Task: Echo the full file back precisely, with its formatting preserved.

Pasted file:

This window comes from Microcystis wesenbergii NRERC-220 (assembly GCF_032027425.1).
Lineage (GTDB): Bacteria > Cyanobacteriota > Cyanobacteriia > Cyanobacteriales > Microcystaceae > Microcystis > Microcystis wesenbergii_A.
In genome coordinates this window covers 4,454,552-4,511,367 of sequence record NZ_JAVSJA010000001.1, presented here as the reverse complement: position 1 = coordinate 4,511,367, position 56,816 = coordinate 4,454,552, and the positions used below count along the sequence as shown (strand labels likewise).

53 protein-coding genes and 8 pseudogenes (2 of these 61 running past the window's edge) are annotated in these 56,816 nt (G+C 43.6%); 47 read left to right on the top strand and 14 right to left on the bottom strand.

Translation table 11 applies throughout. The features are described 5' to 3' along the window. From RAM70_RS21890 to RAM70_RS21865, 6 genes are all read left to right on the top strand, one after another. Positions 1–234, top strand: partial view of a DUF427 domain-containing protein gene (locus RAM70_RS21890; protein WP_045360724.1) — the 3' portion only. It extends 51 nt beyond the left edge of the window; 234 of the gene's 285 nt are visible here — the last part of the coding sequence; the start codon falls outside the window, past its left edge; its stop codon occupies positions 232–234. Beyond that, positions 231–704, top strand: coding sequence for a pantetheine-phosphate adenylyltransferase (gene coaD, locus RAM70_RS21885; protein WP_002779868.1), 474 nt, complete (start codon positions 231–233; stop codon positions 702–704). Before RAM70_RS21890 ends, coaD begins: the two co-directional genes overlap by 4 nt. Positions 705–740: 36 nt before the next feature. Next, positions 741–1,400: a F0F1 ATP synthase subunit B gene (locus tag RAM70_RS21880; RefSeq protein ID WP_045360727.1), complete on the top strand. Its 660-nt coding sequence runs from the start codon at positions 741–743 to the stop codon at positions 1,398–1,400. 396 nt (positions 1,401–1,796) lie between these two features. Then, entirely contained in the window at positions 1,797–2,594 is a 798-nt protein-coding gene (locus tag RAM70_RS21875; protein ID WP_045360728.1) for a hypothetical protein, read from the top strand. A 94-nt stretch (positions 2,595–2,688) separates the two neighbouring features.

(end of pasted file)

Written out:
This window comes from Microcystis wesenbergii NRERC-220 (assembly GCF_032027425.1).
Lineage (GTDB): Bacteria > Cyanobacteriota > Cyanobacteriia > Cyanobacteriales > Microcystaceae > Microcystis > Microcystis wesenbergii_A.
In genome coordinates this window covers 4,454,552-4,511,367 of sequence record NZ_JAVSJA010000001.1, presented here as the reverse complement: position 1 = coordinate 4,511,367, position 56,816 = coordinate 4,454,552, and the positions used below count along the sequence as shown (strand labels likewise).

53 protein-coding genes and 8 pseudogenes (2 of these 61 running past the window's edge) are annotated in these 56,816 nt (G+C 43.6%); 47 read left to right on the top strand and 14 right to left on the bottom strand.

Translation table 11 applies throughout. The features are described 5' to 3' along the window. From RAM70_RS21890 to RAM70_RS21865, 6 genes are all read left to right on the top strand, one after another. Positions 1–234, top strand: partial view of a DUF427 domain-containing protein gene (locus RAM70_RS21890; protein WP_045360724.1) — the 3' portion only. It extends 51 nt beyond the left edge of the window; 234 of the gene's 285 nt are visible here — the last part of the coding sequence; the start codon falls outside the window, past its left edge; its stop codon occupies positions 232–234. Beyond that, positions 231–704, top strand: coding sequence for a pantetheine-phosphate adenylyltransferase (gene coaD, locus RAM70_RS21885; protein WP_002779868.1), 474 nt, complete (start codon positions 231–233; stop codon positions 702–704). Before RAM70_RS21890 ends, coaD begins: the two co-directional genes overlap by 4 nt. Positions 705–740: 36 nt before the next feature. Next, positions 741–1,400: a F0F1 ATP synthase subunit B gene (locus tag RAM70_RS21880; RefSeq protein ID WP_045360727.1), complete on the top strand. Its 660-nt coding sequence runs from the start codon at positions 741–743 to the stop codon at positions 1,398–1,400. 396 nt (positions 1,401–1,796) lie between these two features. Then, entirely contained in the window at positions 1,797–2,594 is a 798-nt protein-coding gene (locus tag RAM70_RS21875; protein ID WP_045360728.1) for a hypothetical protein, read from the top strand. A 94-nt stretch (positions 2,595–2,688) separates the two neighbouring features.